Despite the presence of government-provided healthcare services in the majority of low-and-middle income countries, many patients turn towards private sector providers, who are often perceived as providing higher quality, more convenient services. These private small-scale providers include non-profit and for-profit health clinics, local pharmacies, high-end hospitals, and even traditional healers. This proliferation of small-scale providers does help respond to patient needs and demands, but also contributes to confusion and fragmentation in mixed market health systems. When public and private health entities operate separately, the added administrative burden of coordinating contracts, purchasing supplies and services, and organizing patient care between the two sectors results in an ineffective system with hidden costs.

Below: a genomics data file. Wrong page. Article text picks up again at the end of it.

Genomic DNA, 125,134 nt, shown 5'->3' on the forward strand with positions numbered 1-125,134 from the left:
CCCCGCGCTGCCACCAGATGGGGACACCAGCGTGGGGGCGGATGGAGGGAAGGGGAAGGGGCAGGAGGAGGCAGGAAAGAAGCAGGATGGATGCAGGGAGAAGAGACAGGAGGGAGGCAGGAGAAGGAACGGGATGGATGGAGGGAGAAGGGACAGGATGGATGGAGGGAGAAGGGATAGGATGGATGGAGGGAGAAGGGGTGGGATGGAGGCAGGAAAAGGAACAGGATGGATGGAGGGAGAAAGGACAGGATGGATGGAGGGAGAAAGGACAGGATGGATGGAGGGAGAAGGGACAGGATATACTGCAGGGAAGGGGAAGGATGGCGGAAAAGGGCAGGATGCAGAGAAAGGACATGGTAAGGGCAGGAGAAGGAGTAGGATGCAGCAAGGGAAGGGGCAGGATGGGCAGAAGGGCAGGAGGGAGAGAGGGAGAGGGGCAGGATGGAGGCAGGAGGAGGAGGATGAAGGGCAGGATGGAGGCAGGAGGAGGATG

However, organizations that link the public and private sectors and yield gains for individual patients and health systems overall do exist, and can be strengthened even further. With research conducted through the Center for Health Market Innovations (CHMI), Results for Development (R4D) is pleased to release the latest brief on these intermediary organizations. “Intermediaries: The Missing Link in Improving Mixed Market Health Systems?” details the role of organizations who connect public sector goals with private sector actors.